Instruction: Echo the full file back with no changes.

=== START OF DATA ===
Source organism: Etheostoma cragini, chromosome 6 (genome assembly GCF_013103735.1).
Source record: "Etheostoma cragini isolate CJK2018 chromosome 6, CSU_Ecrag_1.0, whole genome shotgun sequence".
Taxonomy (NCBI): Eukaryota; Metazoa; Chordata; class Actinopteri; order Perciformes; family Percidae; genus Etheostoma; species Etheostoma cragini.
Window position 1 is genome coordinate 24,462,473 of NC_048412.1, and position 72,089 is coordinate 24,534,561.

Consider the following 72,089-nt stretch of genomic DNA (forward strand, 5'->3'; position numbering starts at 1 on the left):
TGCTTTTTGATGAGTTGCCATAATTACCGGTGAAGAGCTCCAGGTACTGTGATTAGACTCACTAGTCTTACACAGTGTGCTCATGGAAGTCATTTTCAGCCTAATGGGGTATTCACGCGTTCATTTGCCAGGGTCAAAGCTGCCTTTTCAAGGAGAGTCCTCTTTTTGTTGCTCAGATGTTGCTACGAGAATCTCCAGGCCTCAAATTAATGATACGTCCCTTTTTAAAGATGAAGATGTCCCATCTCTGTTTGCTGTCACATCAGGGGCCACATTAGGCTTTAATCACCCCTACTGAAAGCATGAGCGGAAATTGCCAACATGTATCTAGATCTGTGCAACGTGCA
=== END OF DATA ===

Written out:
Source organism: Etheostoma cragini, chromosome 6 (genome assembly GCF_013103735.1).
Source record: "Etheostoma cragini isolate CJK2018 chromosome 6, CSU_Ecrag_1.0, whole genome shotgun sequence".
Taxonomy (NCBI): Eukaryota; Metazoa; Chordata; class Actinopteri; order Perciformes; family Percidae; genus Etheostoma; species Etheostoma cragini.
Window position 1 is genome coordinate 24,462,473 of NC_048412.1, and position 72,089 is coordinate 24,534,561.

Consider the following 72,089-nt stretch of genomic DNA (forward strand, 5'->3'; position numbering starts at 1 on the left):
TGCTTTTTGATGAGTTGCCATAATTACCGGTGAAGAGCTCCAGGTACTGTGATTAGACTCACTAGTCTTACACAGTGTGCTCATGGAAGTCATTTTCAGCCTAATGGGGTATTCACGCGTTCATTTGCCAGGGTCAAAGCTGCCTTTTCAAGGAGAGTCCTCTTTTTGTTGCTCAGATGTTGCTACGAGAATCTCCAGGCCTCAAATTAATGATACGTCCCTTTTTAAAGATGAAGATGTCCCATCTCTGTTTGCTGTCACATCAGGGGCCACATTAGGCTTTAATCACCCCTACTGAAAGCATGAGCGGAAATTGCCAACATGTATCTAGATCTGTGCAACGTGCA